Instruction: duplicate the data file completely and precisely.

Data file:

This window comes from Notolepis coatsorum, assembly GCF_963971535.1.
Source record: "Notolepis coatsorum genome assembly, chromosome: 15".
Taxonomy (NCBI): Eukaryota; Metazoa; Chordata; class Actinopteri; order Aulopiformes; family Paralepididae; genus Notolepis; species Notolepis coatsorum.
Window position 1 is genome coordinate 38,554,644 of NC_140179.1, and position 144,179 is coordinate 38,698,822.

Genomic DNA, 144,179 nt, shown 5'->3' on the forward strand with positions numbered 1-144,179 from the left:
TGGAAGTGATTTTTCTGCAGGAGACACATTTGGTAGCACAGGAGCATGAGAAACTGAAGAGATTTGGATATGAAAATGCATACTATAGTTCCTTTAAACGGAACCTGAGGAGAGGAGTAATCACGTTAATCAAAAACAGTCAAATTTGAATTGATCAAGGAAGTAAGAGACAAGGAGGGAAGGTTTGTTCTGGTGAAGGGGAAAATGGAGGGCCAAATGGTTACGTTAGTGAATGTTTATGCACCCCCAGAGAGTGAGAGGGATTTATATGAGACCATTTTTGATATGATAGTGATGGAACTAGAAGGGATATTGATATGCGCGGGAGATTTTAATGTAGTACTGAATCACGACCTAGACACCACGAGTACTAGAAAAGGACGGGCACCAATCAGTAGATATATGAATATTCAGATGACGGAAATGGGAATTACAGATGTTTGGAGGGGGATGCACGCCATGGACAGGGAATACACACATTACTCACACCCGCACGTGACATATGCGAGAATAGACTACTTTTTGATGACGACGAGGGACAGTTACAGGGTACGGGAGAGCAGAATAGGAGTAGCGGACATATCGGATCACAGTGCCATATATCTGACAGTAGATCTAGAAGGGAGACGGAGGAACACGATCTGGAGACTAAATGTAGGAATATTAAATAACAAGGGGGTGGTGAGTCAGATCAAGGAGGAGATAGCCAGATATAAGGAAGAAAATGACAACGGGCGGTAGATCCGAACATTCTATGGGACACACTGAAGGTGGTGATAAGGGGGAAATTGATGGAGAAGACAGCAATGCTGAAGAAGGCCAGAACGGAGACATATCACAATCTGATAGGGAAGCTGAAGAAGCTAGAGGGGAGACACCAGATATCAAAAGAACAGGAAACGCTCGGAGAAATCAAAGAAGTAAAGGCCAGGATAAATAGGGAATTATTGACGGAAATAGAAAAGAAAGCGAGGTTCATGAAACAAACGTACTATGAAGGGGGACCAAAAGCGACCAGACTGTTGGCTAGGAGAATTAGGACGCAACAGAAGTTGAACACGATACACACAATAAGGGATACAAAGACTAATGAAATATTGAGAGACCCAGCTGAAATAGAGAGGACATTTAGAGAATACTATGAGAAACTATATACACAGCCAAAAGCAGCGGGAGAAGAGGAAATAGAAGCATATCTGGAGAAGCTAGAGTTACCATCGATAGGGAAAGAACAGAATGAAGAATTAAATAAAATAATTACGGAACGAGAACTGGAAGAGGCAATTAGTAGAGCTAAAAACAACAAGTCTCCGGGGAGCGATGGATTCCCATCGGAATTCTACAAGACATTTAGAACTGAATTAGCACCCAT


This window comes from Notolepis coatsorum, assembly GCF_963971535.1.
Source record: "Notolepis coatsorum genome assembly, chromosome: 15".
Taxonomy (NCBI): Eukaryota; Metazoa; Chordata; class Actinopteri; order Aulopiformes; family Paralepididae; genus Notolepis; species Notolepis coatsorum.
Window position 1 is genome coordinate 38,554,644 of NC_140179.1, and position 144,179 is coordinate 38,698,822.

Genomic DNA, 144,179 nt, shown 5'->3' on the forward strand with positions numbered 1-144,179 from the left:
TGGAAGTGATTTTTCTGCAGGAGACACATTTGGTAGCACAGGAGCATGAGAAACTGAAGAGATTTGGATATGAAAATGCATACTATAGTTCCTTTAAACGGAACCTGAGGAGAGGAGTAATCACGTTAATCAAAAACAGTCAAATTTGAATTGATCAAGGAAGTAAGAGACAAGGAGGGAAGGTTTGTTCTGGTGAAGGGGAAAATGGAGGGCCAAATGGTTACGTTAGTGAATGTTTATGCACCCCCAGAGAGTGAGAGGGATTTATATGAGACCATTTTTGATATGATAGTGATGGAACTAGAAGGGATATTGATATGCGCGGGAGATTTTAATGTAGTACTGAATCACGACCTAGACACCACGAGTACTAGAAAAGGACGGGCACCAATCAGTAGATATATGAATATTCAGATGACGGAAATGGGAATTACAGATGTTTGGAGGGGGATGCACGCCATGGACAGGGAATACACACATTACTCACACCCGCACGTGACATATGCGAGAATAGACTACTTTTTGATGACGACGAGGGACAGTTACAGGGTACGGGAGAGCAGAATAGGAGTAGCGGACATATCGGATCACAGTGCCATATATCTGACAGTAGATCTAGAAGGGAGACGGAGGAACACGATCTGGAGACTAAATGTAGGAATATTAAATAACAAGGGGGTGGTGAGTCAGATCAAGGAGGAGATAGCCAGATATAAGGAAGAAAATGACAACGGGCGGTAGATCCGAACATTCTATGGGACACACTGAAGGTGGTGATAAGGGGGAAATTGATGGAGAAGACAGCAATGCTGAAGAAGGCCAGAACGGAGACATATCACAATCTGATAGGGAAGCTGAAGAAGCTAGAGGGGAGACACCAGATATCAAAAGAACAGGAAACGCTCGGAGAAATCAAAGAAGTAAAGGCCAGGATAAATAGGGAATTATTGACGGAAATAGAAAAGAAAGCGAGGTTCATGAAACAAACGTACTATGAAGGGGGACCAAAAGCGACCAGACTGTTGGCTAGGAGAATTAGGACGCAACAGAAGTTGAACACGATACACACAATAAGGGATACAAAGACTAATGAAATATTGAGAGACCCAGCTGAAATAGAGAGGACATTTAGAGAATACTATGAGAAACTATATACACAGCCAAAAGCAGCGGGAGAAGAGGAAATAGAAGCATATCTGGAGAAGCTAGAGTTACCATCGATAGGGAAAGAACAGAATGAAGAATTAAATAAAATAATTACGGAACGAGAACTGGAAGAGGCAATTAGTAGAGCTAAAAACAACAAGTCTCCGGGGAGCGATGGATTCCCATCGGAATTCTACAAGACATTTAGAACTGAATTAGCACCCAT